iMOTOR
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Mar 30, 2011, 08:14 PM
 
This is probably the best camera you’re going to get for under $600 new:
Canon U.S.A. : Consumer & Home Office : EOS Rebel XS 18-55IS Kit

Factor in $140 investing in a decent tripod eventually:
Manfrotto 190XDB Tripod Legs (Black) - Supports 11 lbs 190XDB
Manfrotto 494 Mini Ball Head w/RC2 QR Plate 494RC2 B&H Photo

The problem you’re up against is, no sub $1000 DSLR new or used has a full frame sensor, so now what would be an ultra wide lens on a full frame camera (17-24mm) is now only moderately wide on a APS-C size sensor camera.
     
RobOnTheCape  (op)
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Mar 30, 2011, 08:27 PM
 
This is some very good info. I did a quick search of the Canon kit you mentioned, and came across it for as low as $450. More importantly I'm beginning to understand what a higher end camera is capable of.
Thanks so much.
     
reader50
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Mar 30, 2011, 11:03 PM
 
The kit lens may be wide enough for you. Going from a compact camera to a DSLR sensor, the 18mm lens setting will capture twice as wide an angle. That was my experience.

Any tripod is better than taking the shot handheld. If you've got a $30 tripod sitting around, try it with a basic DSLR. Use a timed shot so your hands are off the camera when it fires. You can always buy an expensive tripod later. Ditto on a wider lens.
     
iMOTOR
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Mar 30, 2011, 11:47 PM
 
Originally Posted by reader50 View Post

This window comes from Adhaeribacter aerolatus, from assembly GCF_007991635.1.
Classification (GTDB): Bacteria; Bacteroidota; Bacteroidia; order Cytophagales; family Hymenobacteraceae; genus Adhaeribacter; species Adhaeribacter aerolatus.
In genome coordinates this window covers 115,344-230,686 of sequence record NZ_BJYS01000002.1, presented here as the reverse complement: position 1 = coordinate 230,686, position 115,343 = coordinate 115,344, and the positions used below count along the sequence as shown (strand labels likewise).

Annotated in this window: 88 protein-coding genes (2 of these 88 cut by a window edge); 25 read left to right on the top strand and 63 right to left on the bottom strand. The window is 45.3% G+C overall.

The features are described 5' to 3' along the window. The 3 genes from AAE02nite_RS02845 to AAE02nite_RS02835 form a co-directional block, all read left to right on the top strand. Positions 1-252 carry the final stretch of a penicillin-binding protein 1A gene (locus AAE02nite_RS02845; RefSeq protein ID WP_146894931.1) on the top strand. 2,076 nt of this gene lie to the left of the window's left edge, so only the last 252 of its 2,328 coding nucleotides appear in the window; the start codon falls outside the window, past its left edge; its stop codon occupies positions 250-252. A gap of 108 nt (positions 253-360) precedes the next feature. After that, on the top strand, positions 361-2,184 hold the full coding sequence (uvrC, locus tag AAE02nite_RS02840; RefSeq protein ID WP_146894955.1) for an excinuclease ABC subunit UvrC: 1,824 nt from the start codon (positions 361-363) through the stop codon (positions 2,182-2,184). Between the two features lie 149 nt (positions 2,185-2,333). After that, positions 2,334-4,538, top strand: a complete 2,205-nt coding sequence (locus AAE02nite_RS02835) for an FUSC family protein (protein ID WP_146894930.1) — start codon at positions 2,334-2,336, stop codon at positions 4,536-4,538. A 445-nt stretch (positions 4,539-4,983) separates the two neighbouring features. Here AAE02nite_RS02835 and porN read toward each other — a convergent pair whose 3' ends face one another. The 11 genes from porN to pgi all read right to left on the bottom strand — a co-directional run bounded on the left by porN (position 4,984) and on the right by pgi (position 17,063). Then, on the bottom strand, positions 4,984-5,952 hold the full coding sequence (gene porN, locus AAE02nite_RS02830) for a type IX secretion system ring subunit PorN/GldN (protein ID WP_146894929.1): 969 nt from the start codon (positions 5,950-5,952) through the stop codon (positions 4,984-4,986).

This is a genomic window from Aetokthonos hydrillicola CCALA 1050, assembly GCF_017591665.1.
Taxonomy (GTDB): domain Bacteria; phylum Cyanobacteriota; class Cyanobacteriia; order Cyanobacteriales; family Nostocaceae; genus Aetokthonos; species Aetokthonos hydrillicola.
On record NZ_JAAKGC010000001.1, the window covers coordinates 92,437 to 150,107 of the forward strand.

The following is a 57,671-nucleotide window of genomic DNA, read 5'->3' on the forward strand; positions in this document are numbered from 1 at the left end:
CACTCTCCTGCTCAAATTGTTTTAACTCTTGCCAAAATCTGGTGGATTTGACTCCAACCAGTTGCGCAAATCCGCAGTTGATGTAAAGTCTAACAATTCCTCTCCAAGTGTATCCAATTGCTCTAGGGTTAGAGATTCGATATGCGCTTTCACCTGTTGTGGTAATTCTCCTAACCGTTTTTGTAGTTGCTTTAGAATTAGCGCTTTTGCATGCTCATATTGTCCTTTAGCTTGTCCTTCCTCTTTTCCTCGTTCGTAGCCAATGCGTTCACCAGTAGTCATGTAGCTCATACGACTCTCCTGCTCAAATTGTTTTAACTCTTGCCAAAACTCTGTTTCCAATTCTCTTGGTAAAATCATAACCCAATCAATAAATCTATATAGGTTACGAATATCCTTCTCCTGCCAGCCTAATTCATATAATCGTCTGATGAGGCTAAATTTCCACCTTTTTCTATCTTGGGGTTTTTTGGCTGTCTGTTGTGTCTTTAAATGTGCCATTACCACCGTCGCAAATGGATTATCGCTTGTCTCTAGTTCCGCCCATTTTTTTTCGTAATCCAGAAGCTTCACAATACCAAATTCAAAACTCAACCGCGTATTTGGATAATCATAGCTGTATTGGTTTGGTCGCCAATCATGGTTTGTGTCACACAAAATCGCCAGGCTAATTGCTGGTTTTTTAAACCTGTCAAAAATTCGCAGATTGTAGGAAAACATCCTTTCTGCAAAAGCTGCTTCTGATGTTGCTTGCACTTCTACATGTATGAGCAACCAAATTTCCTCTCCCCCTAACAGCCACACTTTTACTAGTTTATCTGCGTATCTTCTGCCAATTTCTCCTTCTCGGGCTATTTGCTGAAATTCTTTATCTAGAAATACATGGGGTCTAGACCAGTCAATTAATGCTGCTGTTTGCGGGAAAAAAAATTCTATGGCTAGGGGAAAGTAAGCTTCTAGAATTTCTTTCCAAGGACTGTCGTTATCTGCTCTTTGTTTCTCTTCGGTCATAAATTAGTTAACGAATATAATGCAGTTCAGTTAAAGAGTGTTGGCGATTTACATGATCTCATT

Going from a compact camera to a DSLR sensor, the 18mm lens setting will capture twice as wide an angle.
Not exactly; 18mm focal length lens on a APS-C sensor camera has a field of view equivalent to 28mm on a full frame (24x36mm) sensor. Many P&S cameras have at least 28mm (full frame equivalent) field of view on the short side.
     
reader50
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Mar 31, 2011, 12:04 AM
 
I went from a Fujifilm F10 (36-108mm) to a Canon APS-C (18-55mm). It gave me roughly twice the angle of view (unscientific impression). It depends on which camera he has now.
     
iMOTOR
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Mar 31, 2011, 12:31 AM
 
From Google: it looks like the 36mm on a Fuji F10 is aprox. equiv. to 100mm full frame, so your impression is right, 28mm full frame equiv. would be at least twice the field of view.
     
mattyb
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Mar 31, 2011, 09:35 AM
 
Have you looked at 2nd hand stuff from B&H or Adorama? IIUC, they even have guarantees.

If you're doing interiors, you could try stitching/panoramas, but then you may not have the time or money to invest in post processing software. Wide angle lenses tend to distort, which means either weird pictures or time spent editting. For this sort of work, a tripod is a must. I suppose that you could also do films this way instead of the stitching method.

There are some excellent photogs who use nothing but their kit lens, they aren't always (the kit lens) as bad as people make them out to be.

Originally Posted by iMOTOR View Post
Not exactly; 18mm focal length lens on a APS-C sensor camera has a field of view equivalent to 28mm on a full frame (24x36mm) sensor. Many P&S cameras have at least 28mm (full frame equivalent) field of view on the short side.
Except if you use a Nikon, which has a 1.5 crop factor (the Canon EOS Rebel XS is 1.6) like the D3100 you'll get 27mm.

1mm makes a difference!!!!
     
ort888
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Mar 31, 2011, 04:30 PM
 
You might see if there is someplace in your town that rents camera equipment.

My sig is 1 pixel too big.